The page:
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The Amalgamation Polka by Steven Wright (Knopf hardback). Wright's Civil War opus is a testament both to the perseverance and peculiarity of the American character. It is a descent into the fevered madness of a country sickened by its own conflicting moralities and seething with an appetite for war. Wright's visceral and disorienting imagery lends a sense of palpability to a violent confrontation between the orders of passion and reason. His protagonist, Liberty Fish, the son of a Northern abolitionist father and slave-holding mother of Southern aristocracy, embodies a classic American protagonist: intelligent, sensitive and, at the outset, naive. When Fish departs his idyllic childhood and enlists in the Union Army, he traverses the slave-holding South in search of his past and a reckoning with the forces that spawned both him and the insidious ideology with which his nation grapples. -- Justin Stacy

Utterly Monkey by Nick Laird (Harper Perennial paperback). Poet Nick Laird's debut novel, Utterly Monkey, is utterly charming. It details the escapades of two mates from Northern Ireland who have chosen disparate lifestyles. Danny is a corporate lawyer in London. Geordie is unemployed, still living in Ulster. They share a past riddled with humor and real danger, including a bungled burglary in which an innocent man ended up dead on the floor. When Geordie's girl Janice gives him the cash her brother Budgie had earmarked for a mysterious heist, Geordie goes on the run and ends up on Danny's couch, his life is forever changed. Laird's love of Ireland is palpable, and his writing is delightful. This is a funny story about a man who chooses good over evil and is rewarded with a clean conscience about the past and a promising future. -- Melinda Farbman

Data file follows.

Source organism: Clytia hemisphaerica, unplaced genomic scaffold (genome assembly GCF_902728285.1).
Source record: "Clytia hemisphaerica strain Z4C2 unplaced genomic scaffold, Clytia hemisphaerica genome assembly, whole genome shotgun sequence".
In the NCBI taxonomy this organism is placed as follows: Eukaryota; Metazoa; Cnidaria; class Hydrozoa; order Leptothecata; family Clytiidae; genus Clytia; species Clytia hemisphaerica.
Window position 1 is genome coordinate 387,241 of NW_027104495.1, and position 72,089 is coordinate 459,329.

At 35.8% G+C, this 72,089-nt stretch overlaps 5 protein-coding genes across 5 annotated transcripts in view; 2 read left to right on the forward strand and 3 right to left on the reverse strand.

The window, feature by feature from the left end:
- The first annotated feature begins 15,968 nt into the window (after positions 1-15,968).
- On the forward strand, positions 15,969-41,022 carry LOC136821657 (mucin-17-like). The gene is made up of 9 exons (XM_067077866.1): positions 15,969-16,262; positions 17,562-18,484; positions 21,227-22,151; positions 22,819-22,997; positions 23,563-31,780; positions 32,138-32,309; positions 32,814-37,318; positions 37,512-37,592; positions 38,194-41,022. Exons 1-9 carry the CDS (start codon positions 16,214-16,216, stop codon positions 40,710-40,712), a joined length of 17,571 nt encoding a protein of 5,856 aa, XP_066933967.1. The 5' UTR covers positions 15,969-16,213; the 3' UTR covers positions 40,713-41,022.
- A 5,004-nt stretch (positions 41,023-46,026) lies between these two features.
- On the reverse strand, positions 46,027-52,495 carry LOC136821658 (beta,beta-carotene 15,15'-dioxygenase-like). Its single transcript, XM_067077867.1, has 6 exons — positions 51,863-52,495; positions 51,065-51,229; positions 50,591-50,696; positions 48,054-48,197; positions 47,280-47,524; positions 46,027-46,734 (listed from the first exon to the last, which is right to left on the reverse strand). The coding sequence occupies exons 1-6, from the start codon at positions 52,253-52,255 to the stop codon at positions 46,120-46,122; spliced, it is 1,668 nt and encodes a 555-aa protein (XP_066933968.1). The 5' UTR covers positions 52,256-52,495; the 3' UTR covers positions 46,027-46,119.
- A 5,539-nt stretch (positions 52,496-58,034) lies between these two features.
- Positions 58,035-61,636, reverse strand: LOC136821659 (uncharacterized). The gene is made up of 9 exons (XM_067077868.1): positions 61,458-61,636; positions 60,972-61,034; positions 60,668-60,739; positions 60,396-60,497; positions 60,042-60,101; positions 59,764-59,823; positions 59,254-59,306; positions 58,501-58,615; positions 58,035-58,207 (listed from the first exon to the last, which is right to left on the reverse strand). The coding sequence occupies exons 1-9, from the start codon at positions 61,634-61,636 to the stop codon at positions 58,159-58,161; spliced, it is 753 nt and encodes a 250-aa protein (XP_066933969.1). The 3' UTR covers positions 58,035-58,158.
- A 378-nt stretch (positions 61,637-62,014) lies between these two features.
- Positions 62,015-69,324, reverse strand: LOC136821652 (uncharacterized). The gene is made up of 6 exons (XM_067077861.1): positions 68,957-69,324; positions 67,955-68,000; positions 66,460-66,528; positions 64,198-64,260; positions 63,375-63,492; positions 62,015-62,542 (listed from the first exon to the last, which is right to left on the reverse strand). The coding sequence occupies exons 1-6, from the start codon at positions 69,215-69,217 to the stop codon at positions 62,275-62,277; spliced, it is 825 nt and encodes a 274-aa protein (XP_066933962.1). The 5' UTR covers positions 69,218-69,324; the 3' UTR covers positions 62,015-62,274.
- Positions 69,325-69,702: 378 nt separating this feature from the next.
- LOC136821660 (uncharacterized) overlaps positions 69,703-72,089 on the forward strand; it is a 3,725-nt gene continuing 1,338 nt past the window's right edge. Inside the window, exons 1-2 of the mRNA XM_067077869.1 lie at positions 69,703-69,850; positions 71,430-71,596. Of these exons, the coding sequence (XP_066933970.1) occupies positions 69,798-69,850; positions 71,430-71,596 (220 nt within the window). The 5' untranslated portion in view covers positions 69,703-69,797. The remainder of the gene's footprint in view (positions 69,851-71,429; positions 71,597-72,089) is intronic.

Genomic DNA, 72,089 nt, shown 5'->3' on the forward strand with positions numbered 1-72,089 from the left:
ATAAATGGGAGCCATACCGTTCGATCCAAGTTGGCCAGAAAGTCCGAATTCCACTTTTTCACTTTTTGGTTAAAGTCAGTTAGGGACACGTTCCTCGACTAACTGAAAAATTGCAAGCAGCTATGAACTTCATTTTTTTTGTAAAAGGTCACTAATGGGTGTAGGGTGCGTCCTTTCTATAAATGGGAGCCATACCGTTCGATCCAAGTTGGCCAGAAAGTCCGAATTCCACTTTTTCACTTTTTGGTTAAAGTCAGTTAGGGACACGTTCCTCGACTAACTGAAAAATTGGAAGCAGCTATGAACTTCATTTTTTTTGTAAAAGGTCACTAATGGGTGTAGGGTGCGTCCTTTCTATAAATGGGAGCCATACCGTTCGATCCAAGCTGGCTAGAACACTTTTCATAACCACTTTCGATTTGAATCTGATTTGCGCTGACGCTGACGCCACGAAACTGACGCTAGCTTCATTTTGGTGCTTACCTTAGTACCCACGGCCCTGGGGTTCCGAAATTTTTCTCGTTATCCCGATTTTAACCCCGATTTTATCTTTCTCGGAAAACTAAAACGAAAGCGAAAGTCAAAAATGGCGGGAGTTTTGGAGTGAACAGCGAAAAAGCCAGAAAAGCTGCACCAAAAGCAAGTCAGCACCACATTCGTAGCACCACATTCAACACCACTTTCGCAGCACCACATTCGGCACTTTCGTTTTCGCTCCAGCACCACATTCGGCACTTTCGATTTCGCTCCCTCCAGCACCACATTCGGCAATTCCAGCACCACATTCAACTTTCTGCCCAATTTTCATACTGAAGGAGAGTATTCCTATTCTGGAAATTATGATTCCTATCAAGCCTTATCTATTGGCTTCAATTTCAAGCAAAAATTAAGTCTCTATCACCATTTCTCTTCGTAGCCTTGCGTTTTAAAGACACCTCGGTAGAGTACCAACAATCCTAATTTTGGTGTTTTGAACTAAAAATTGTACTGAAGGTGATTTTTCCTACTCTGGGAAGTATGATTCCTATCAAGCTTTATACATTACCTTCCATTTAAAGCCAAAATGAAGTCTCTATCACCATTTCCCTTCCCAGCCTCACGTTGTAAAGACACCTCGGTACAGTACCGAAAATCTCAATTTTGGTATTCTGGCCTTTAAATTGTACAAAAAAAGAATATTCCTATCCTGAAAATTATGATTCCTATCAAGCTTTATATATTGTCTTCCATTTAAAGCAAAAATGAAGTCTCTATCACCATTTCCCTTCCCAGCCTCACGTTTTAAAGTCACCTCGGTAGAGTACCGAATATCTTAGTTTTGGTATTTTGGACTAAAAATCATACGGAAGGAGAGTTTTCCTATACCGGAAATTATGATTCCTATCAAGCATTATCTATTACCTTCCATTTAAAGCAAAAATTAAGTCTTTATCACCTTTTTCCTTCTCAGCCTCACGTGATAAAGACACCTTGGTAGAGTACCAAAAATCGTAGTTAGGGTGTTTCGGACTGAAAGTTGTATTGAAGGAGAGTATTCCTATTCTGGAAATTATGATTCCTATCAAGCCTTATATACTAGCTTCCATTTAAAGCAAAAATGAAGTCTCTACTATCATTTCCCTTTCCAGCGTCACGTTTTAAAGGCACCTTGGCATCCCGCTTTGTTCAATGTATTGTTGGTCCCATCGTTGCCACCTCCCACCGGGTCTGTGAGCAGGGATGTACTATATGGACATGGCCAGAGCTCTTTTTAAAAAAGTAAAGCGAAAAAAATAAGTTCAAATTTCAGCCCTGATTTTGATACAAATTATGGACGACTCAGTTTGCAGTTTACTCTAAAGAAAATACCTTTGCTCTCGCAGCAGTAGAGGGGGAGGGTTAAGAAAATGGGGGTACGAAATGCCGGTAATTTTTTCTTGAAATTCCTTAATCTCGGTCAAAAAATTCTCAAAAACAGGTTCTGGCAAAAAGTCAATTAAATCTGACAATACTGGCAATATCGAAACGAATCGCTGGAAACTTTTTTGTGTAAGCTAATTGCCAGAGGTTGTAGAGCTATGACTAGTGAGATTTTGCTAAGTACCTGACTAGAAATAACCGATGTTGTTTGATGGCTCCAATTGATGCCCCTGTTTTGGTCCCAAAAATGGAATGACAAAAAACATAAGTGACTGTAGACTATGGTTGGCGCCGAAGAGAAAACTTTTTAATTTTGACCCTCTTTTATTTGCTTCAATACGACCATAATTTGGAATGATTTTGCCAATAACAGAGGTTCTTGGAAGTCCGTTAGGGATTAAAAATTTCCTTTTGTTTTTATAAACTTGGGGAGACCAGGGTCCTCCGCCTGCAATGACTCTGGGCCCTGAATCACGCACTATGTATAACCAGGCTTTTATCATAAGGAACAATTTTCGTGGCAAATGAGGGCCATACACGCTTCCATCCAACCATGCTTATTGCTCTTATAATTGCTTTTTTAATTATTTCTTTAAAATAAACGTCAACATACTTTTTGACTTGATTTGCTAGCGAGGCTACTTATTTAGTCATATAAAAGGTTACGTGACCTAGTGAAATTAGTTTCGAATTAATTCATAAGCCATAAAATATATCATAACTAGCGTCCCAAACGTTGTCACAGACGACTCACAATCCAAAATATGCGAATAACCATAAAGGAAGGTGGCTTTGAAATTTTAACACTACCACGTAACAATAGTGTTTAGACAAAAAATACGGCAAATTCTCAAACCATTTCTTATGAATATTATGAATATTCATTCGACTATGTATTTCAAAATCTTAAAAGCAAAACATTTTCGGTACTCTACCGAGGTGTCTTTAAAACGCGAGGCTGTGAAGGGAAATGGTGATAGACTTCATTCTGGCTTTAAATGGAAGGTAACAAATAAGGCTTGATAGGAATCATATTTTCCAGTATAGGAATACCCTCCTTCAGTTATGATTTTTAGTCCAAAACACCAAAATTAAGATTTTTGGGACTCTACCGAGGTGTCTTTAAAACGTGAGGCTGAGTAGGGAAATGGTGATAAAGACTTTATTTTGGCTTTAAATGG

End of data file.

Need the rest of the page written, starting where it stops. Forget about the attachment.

Girls of a Tender Age by Mary-Ann Tirone Smith (Free Press hardback). Memoirs of self-destructive behavior and of being physically and/or sexually abused have become very popular, particularly if they are written by celebrities (or their ghost writers). A contemporary literary genre has been constructed. The novelist Tirone Smith is not a celebrity, at least not on the order of those illustrious authors Oprah and Roseanne, but she is a person of substance. Her memoir has the power to evoke emotion that is not merely maudlin. Girls of a Tender Age is an account of a Catholic family in post-World War II Hartford, CT and the pedophile harasser that changes them. -- Peter Lamal

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